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Crude up in choppy trading as market digests employment data

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Investing.com - Crude oil futures inched up in choppy trading on Thursday as traders bought and sold the commodity amid conflicting market currents fueled by rising U.S. jobless claims and rising private-sector hiring figures.

On the New York Mercantile Exchange, light, sweet crude futures for delivery in February traded at USD93.15 a barrel on Thursday, up 0.03%, off from a session high of USD93.29 and up from an earlier session low of USD92.50.

The U.S. Department of Labor reported that the number of individuals filing initial jobless claims during in the week ending Dec. 29 rose by 10,000 to a seasonally adjusted 372,000, compared with expectations for a decline of 7,000 to 355,000.

Jobless claims for the preceding week were revised up to 362,000 from a previously reported 350,000.

The news on the labor front wasn't all bearish for crude, as other reports sent oil futures into positive territory.

Payroll processer ADP reported earlier that non-farm private employment rose by a seasonally adjusted 215,000 in December, beating market calls for an increase of 133,000.

November's figure was revised up to a gain of 148,000 from a previously reported increase of 118,000.

Market talk that the American Petroleum Institute's inventory data due out later Thursday will report falling stockpiles pushed up prices as well.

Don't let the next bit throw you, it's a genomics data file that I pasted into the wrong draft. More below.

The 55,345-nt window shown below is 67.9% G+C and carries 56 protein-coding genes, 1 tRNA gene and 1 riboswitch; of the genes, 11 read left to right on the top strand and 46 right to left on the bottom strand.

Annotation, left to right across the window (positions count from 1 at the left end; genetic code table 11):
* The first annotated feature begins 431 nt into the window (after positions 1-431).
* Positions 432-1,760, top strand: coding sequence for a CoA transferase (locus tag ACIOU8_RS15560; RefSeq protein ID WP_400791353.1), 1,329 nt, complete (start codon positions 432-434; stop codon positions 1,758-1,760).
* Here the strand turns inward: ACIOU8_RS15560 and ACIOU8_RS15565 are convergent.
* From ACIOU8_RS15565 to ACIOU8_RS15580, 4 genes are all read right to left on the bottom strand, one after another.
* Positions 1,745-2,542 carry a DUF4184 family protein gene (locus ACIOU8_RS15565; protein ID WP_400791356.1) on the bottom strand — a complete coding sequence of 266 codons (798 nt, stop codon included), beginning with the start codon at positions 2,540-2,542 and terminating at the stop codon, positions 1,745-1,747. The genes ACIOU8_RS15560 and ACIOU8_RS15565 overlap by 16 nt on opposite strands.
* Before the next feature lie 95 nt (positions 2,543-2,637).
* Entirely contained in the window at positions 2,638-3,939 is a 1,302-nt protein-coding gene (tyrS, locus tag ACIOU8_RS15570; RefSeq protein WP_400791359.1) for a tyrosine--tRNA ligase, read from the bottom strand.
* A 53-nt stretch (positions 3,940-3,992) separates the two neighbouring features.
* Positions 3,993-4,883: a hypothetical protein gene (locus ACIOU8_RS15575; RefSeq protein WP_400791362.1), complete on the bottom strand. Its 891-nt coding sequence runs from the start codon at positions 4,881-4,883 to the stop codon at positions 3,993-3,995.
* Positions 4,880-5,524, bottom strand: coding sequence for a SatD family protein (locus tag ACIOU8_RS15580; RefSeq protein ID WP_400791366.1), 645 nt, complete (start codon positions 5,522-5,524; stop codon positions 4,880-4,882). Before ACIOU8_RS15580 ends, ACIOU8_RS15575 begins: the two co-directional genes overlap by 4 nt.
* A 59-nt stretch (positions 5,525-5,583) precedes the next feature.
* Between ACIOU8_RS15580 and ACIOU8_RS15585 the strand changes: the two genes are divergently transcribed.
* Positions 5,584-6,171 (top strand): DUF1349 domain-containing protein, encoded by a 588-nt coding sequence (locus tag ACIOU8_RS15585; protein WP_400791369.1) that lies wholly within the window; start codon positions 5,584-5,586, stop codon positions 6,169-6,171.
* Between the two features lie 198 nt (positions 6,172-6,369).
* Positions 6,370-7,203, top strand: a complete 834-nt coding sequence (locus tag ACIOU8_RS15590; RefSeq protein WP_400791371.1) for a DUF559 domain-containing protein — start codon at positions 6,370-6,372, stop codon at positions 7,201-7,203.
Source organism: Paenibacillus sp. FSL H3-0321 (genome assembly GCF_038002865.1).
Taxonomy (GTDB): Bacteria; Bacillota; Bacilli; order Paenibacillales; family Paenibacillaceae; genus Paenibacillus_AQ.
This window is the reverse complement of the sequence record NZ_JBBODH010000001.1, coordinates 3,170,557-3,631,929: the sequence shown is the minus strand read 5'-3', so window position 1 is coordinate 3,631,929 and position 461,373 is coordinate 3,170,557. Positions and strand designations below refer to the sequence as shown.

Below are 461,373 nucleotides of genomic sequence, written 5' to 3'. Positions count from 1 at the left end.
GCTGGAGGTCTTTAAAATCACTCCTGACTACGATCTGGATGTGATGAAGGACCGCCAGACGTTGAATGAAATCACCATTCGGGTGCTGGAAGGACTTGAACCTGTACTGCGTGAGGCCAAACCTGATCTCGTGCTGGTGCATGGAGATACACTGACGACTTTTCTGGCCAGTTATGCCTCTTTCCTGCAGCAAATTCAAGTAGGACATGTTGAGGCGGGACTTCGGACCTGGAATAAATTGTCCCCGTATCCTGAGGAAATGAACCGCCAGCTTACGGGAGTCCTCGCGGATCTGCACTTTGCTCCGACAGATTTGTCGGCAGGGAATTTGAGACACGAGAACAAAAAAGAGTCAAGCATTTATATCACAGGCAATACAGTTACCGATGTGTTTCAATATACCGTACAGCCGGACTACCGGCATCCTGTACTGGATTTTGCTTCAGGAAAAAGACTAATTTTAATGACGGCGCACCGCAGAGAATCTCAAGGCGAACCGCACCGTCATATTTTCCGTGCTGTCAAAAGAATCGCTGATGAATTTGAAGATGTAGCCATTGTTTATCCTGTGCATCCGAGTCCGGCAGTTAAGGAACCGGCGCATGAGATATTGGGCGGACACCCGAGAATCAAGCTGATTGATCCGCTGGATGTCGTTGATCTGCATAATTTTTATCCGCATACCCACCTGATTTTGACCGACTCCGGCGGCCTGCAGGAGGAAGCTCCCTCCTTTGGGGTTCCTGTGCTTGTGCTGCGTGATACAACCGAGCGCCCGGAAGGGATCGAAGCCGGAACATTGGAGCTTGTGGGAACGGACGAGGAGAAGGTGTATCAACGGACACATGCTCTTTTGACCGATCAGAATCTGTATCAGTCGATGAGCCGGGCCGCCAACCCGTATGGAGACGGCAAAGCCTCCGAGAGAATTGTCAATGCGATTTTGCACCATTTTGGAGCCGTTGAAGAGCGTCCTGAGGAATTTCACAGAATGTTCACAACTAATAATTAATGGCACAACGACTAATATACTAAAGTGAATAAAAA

Official data is due out on Friday as is the December jobs report, which also kept traders on edge.

Friday's official stockpile report from the Energy Department could reveal that crude stockpiles fell by 1.9 million barrels last week.

Meanwhile, crude continued to see upward pressure after U.S. lawmakers struck a deal to avoid the fiscal cliff.

However, relief buying quickly waned as fears began to build that partisan brinkmanship will return when lawmakers debate raising the government's USD16.4 trillion debt ceiling, likely in February.

Worries the U.S. will see a repeat of the 2011 debt-ceiling debacle, when lawmakers waited until the last minute to raise the country's borrowing limit, narrowly avoiding default, kept many investors away from oil, a growth-sensitive asset.

Meanwhile on the ICE Futures Exchange, Brent oil futures for February delivery were down 0.17% at USD112.28 a barrel, up USD19.13 from its U.S. counterpart.

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The views and opinions expressed herein are the views and opinions of the author and do not necessarily reflect those of Nasdaq, Inc.


The views and opinions expressed herein are the views and opinions of the author and do not necessarily reflect those of Nasdaq, Inc.

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